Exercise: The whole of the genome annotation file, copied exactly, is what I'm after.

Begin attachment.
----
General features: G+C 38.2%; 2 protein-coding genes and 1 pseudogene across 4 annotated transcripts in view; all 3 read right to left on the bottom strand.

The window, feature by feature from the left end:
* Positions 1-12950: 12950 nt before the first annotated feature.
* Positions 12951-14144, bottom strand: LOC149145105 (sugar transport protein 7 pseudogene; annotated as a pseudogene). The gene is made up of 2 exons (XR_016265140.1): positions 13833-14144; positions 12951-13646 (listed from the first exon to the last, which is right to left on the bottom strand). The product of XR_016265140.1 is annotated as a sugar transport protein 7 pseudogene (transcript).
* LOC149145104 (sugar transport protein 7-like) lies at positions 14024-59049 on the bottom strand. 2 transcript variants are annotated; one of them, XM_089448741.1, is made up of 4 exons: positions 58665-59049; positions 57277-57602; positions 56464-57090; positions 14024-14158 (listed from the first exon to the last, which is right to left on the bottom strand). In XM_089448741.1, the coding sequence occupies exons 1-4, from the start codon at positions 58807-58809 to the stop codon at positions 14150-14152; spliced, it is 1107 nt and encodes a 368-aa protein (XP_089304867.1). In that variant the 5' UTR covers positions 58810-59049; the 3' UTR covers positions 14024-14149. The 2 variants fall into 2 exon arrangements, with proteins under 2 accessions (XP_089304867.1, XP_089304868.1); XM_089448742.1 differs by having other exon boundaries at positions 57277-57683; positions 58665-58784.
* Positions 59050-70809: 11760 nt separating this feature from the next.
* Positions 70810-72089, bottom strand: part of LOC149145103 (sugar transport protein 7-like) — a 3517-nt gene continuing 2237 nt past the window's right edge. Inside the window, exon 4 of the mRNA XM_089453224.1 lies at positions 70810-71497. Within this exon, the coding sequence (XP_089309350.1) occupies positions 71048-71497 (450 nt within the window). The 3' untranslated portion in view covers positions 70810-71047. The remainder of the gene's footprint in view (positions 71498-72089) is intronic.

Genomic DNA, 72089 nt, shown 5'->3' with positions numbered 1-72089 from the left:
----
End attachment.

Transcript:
General features: G+C 38.2%; 2 protein-coding genes and 1 pseudogene across 4 annotated transcripts in view; all 3 read right to left on the bottom strand.

The window, feature by feature from the left end:
* Positions 1-12950: 12950 nt before the first annotated feature.
* Positions 12951-14144, bottom strand: LOC149145105 (sugar transport protein 7 pseudogene; annotated as a pseudogene). The gene is made up of 2 exons (XR_016265140.1): positions 13833-14144; positions 12951-13646 (listed from the first exon to the last, which is right to left on the bottom strand). The product of XR_016265140.1 is annotated as a sugar transport protein 7 pseudogene (transcript).
* LOC149145104 (sugar transport protein 7-like) lies at positions 14024-59049 on the bottom strand. 2 transcript variants are annotated; one of them, XM_089448741.1, is made up of 4 exons: positions 58665-59049; positions 57277-57602; positions 56464-57090; positions 14024-14158 (listed from the first exon to the last, which is right to left on the bottom strand). In XM_089448741.1, the coding sequence occupies exons 1-4, from the start codon at positions 58807-58809 to the stop codon at positions 14150-14152; spliced, it is 1107 nt and encodes a 368-aa protein (XP_089304867.1). In that variant the 5' UTR covers positions 58810-59049; the 3' UTR covers positions 14024-14149. The 2 variants fall into 2 exon arrangements, with proteins under 2 accessions (XP_089304867.1, XP_089304868.1); XM_089448742.1 differs by having other exon boundaries at positions 57277-57683; positions 58665-58784.
* Positions 59050-70809: 11760 nt separating this feature from the next.
* Positions 70810-72089, bottom strand: part of LOC149145103 (sugar transport protein 7-like) — a 3517-nt gene continuing 2237 nt past the window's right edge. Inside the window, exon 4 of the mRNA XM_089453224.1 lies at positions 70810-71497. Within this exon, the coding sequence (XP_089309350.1) occupies positions 71048-71497 (450 nt within the window). The 3' untranslated portion in view covers positions 70810-71047. The remainder of the gene's footprint in view (positions 71498-72089) is intronic.

Genomic DNA, 72089 nt, shown 5'->3' with positions numbered 1-72089 from the left: